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Opinion: The Toronto Sun telling cyclists to smarten up is paternalistic and privileged

The Biking Lawyer weighs in on a recent opinion piece critical of riders

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On Sunday, Liz Braun of the Toronto Sun wrote an article titled: “Cyclists need to smarten up when they’re on Toronto’s streets.” The article begins by asking a question: “When you’re out on your bike without a helmet, weaving in and out of traffic and running red lights, do you ever worry about the police? They worry about you.”

The author then does a shallow dive into road safety for cyclists. “Toronto Police have a whole wish list for cyclists, starting with the wish that you get home safe and sound every day,” she writes. “After that, the wish list includes mandatory helmets, proper lights, an education in the rules of the road and freedom from ebikes.”

The article then mentions that during the past three years, the police have given 1,076 tickets to bike riders, seemingly to infer that vulnerable road users are to blame for collisions with motorists. What wasn’t mentioned in the Sun piece were stats about how often vulnerable road users are hit by cars. A 2016 study revealed the disturbing frequencies of collisions by vehicles: cyclists and pedestrians are hit at a rate of one every two and a half hours.

Toronto’s David Shellnutt, also known as The Biking Lawyer, represents victims of traffic violence or collisions. After reading the article, he had some thoughts on the matter.

“Cyclists need to smarten up? What a paternalistic and privileged position to take,” he said. “It’s as if Braun has never driven a car. I had the unfortunate task of driving to a bike race near Port Hope this past weekend. On the highway, the number of lane changes made in front of me without indicating was the norm, not the rarity. Before I even got in my car, a Tesla drove through a stop sign causing me to yank my dog off the road on our early morning walk.”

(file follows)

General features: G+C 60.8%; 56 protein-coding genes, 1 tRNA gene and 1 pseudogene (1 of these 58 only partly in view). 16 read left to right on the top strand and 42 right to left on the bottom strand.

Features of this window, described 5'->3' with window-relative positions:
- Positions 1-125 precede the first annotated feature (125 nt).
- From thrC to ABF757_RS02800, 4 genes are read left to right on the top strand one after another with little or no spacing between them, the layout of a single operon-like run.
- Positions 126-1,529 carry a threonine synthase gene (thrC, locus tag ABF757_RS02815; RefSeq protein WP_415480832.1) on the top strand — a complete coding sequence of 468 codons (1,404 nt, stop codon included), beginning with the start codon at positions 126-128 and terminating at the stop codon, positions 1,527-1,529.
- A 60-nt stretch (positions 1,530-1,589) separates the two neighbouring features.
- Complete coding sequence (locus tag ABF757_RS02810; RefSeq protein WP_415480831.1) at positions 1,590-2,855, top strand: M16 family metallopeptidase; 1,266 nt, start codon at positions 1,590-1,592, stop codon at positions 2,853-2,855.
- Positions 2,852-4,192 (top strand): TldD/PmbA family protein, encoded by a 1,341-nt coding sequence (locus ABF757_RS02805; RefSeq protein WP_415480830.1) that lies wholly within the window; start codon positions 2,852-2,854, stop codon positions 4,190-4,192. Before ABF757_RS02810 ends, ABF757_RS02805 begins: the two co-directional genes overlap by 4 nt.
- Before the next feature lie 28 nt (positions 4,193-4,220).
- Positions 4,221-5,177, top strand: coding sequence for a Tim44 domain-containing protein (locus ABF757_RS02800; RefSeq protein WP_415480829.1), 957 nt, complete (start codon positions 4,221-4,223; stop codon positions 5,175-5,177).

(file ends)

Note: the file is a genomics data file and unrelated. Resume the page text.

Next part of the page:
While stats and figures of cyclists not having lights or bells are meant to shock, the stats and figures of motorists breaking the law dwarf those numbers, Shellnutt said. “As do motorists causing harm to pedestrians, cyclists and other motorists. The numbers aren’t even in the same stratosphere.”

“Braun feigns lamenting the war between cars and cyclists but her piece stokes the very flames that egg the car lobby on and encourage drivers to be aggressive around cyclists,” Shellnutt said.

Shellnutt, who commutes daily, has seen his fair share of bad drivers. “I have two bells on my bike. I ring them incessantly but I still get cut off and almost doored weekly,” he said. “That increases in the winter when windows are rolled up.”

In the Toronto Sun piece, Braun spoke to Police Constable Sean Shaipiro. “On a bike, you have to be the better person, more switched on and aware, because you are more vulnerable.”

This was an odd choice of words, Shellnutt thought. “Perhaps Constable Shapiro was misquoted, but his focus on cyclists being the authors of their own misfortune strikes the victim-blaming tone we’ve become accustomed to,” Shellnutt said. “It does nothing to call accountability to the real menace on our roads: motor vehicles. We need more articles like this, but about drivers and encouraging them not to maim and kill people in the thousands this summer.”